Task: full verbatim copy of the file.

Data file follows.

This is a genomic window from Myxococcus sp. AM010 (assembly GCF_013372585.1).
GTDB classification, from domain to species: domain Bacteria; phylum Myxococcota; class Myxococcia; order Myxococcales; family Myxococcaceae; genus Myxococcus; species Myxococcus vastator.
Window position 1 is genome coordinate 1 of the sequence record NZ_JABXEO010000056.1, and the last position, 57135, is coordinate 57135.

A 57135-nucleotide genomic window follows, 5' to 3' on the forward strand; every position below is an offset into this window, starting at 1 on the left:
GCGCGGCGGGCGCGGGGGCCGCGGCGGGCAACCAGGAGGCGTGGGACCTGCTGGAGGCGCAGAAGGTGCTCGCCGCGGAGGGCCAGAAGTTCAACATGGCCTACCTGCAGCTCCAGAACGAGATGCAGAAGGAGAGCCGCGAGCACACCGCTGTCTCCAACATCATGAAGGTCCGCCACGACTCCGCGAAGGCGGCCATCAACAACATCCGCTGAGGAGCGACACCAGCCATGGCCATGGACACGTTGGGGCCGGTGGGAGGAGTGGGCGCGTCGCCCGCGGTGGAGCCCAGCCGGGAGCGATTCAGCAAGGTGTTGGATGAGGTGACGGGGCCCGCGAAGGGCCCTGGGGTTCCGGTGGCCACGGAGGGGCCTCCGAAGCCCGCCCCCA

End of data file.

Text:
This is a genomic window from Myxococcus sp. AM010 (assembly GCF_013372585.1).
GTDB classification, from domain to species: domain Bacteria; phylum Myxococcota; class Myxococcia; order Myxococcales; family Myxococcaceae; genus Myxococcus; species Myxococcus vastator.
Window position 1 is genome coordinate 1 of the sequence record NZ_JABXEO010000056.1, and the last position, 57135, is coordinate 57135.

A 57135-nucleotide genomic window follows, 5' to 3' on the forward strand; every position below is an offset into this window, starting at 1 on the left:
GCGCGGCGGGCGCGGGGGCCGCGGCGGGCAACCAGGAGGCGTGGGACCTGCTGGAGGCGCAGAAGGTGCTCGCCGCGGAGGGCCAGAAGTTCAACATGGCCTACCTGCAGCTCCAGAACGAGATGCAGAAGGAGAGCCGCGAGCACACCGCTGTCTCCAACATCATGAAGGTCCGCCACGACTCCGCGAAGGCGGCCATCAACAACATCCGCTGAGGAGCGACACCAGCCATGGCCATGGACACGTTGGGGCCGGTGGGAGGAGTGGGCGCGTCGCCCGCGGTGGAGCCCAGCCGGGAGCGATTCAGCAAGGTGTTGGATGAGGTGACGGGGCCCGCGAAGGGCCCTGGGGTTCCGGTGGCCACGGAGGGGCCTCCGAAGCCCGCCCCCA